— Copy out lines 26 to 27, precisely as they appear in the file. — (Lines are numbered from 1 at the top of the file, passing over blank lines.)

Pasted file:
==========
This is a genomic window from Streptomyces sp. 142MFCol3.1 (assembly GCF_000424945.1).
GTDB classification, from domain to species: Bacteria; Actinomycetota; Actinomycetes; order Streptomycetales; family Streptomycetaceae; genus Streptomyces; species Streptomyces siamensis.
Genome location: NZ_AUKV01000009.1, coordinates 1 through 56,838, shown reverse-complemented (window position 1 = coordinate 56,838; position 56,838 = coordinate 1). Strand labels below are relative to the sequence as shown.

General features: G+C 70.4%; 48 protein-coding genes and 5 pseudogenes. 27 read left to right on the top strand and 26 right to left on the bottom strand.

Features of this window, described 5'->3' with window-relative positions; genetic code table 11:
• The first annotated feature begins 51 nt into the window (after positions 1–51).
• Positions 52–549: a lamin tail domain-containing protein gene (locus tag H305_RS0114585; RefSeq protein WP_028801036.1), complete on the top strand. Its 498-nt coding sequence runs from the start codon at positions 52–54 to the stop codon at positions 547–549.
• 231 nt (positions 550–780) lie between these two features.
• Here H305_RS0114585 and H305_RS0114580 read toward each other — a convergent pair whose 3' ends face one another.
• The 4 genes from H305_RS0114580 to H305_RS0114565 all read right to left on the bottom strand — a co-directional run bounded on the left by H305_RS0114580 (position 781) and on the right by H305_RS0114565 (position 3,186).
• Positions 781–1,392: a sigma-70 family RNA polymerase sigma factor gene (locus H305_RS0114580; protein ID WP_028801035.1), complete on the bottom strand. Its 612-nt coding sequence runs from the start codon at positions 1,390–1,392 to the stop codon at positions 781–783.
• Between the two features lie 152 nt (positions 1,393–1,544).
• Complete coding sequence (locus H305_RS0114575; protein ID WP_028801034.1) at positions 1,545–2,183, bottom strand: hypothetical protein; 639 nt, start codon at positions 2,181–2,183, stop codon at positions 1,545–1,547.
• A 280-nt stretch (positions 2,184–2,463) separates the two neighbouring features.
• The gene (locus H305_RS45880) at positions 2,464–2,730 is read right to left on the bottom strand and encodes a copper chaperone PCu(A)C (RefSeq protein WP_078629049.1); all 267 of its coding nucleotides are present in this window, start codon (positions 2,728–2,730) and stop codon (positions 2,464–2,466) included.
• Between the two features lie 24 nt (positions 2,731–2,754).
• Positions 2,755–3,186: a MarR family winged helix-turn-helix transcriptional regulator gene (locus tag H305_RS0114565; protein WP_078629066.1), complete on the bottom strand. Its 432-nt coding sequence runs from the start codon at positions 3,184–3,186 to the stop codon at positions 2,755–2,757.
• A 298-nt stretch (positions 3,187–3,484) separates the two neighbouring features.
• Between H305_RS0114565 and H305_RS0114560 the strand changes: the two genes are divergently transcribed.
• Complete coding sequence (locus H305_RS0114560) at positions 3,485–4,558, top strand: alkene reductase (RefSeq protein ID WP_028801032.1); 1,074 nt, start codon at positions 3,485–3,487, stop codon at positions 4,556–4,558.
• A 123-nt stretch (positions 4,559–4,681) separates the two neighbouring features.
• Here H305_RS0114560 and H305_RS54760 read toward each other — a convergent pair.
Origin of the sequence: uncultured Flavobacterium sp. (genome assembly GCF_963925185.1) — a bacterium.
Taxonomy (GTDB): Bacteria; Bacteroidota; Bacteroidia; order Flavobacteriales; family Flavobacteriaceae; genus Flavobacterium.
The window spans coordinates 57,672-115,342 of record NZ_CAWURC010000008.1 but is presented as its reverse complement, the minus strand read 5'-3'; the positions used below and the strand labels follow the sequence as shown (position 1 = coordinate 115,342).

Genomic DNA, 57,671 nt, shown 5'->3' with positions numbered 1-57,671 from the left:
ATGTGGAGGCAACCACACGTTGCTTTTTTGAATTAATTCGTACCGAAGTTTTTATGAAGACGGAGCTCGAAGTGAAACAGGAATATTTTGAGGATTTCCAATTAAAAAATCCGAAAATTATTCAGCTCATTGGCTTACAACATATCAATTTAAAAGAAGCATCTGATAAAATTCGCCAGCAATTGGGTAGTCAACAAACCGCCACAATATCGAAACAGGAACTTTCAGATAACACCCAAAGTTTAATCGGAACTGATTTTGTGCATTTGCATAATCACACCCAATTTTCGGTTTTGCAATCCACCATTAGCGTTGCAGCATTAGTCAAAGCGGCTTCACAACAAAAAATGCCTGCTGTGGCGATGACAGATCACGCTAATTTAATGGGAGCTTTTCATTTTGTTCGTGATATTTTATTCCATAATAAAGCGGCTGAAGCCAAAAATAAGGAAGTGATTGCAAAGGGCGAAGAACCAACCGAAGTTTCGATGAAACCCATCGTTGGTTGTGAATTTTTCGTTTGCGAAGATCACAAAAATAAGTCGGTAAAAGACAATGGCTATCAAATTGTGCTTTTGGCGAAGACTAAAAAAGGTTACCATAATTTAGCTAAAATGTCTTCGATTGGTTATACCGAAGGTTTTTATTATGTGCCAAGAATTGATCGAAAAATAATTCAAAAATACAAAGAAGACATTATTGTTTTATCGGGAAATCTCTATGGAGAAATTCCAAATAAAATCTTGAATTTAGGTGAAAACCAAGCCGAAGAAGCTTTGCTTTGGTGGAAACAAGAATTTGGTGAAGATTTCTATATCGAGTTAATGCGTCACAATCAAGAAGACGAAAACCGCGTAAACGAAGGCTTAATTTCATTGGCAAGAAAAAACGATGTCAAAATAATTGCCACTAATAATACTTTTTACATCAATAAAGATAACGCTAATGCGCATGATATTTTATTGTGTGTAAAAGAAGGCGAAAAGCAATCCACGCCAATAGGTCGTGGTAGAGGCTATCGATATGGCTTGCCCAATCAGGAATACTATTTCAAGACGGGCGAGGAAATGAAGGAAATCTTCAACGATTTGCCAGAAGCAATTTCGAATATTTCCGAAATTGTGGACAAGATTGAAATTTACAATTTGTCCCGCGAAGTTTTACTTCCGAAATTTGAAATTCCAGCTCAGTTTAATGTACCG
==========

Genomic DNA, 57,671 nt, shown 5'->3' with positions numbered 1-57,671 from the left:
ATGTGGAGGCAACCACACGTTGCTTTTTTGAATTAATTCGTACCGAAGTTTTTATGAAGACGGAGCTCGAAGTGAAACAGGAATATTTTGAGGATTTCCAATTAAAAAATCCGAAAATTATTCAGCTCATTGGCTTACAACATATCAATTTAAAAGAAGCATCTGATAAAATTCGCCAGCAATTGGGTAGTCAACAAACCGCCACAATATCGAAACAGGAACTTTCAGATAACACCCAAAGTTTAATCGGAACTGATTTTGTGCATTTGCATAATCACACCCAATTTTCGGTTTTGCAATCCACCATTAGCGTTGCAGCATTAGTCAAAGCGGCTTCACAACAAAAAATGCCTGCTGTGGCGATGACAGATCACGCTAATTTAATGGGAGCTTTTCATTTTGTTCGTGATATTTTATTCCATAATAAAGCGGCTGAAGCCAAAAATAAGGAAGTGATTGCAAAGGGCGAAGAACCAACCGAAGTTTCGATGAAACCCATCGTTGGTTGTGAATTTTTCGTTTGCGAAGATCACAAAAATAAGTCGGTAAAAGACAATGGCTATCAAATTGTGCTTTTGGCGAAGACTAAAAAAGGTTACCATAATTTAGCTAAAATGTCTTCGATTGGTTATACCGAAGGTTTTTATTATGTGCCAAGAATTGATCGAAAAATAATTCAAAAATACAAAGAAGACATTATTGTTTTATCGGGAAATCTCTATGGAGAAATTCCAAATAAAATCTTGAATTTAGGTGAAAACCAAGCCGAAGAAGCTTTGCTTTGGTGGAAACAAGAATTTGGTGAAGATTTCTATATCGAGTTAATGCGTCACAATCAAGAAGACGAAAACCGCGTAAACGAAGGCTTAATTTCATTGGCAAGAAAAAACGATGTCAAAATAATTGCCACTAATAATACTTTTTACATCAATAAAGATAACGCTAATGCGCATGATATTTTATTGTGTGTAAAAGAAGGCGAAAAGCAATCCACGCCAATAGGTCGTGGTAGAGGCTATCGATATGGCTTGCCCAATCAGGAATACTATTTCAAGACGGGCGAGGAAATGAAGGAAATCTTCAACGATTTGCCAGAAGCAATTTCGAATATTTCCGAAATTGTGGACAAGATTGAAATTTACAATTTGTCCCGCGAAGTTTTACTTCCGAAATTTGAAATTCCAGCTCAGTTTAATGTACCG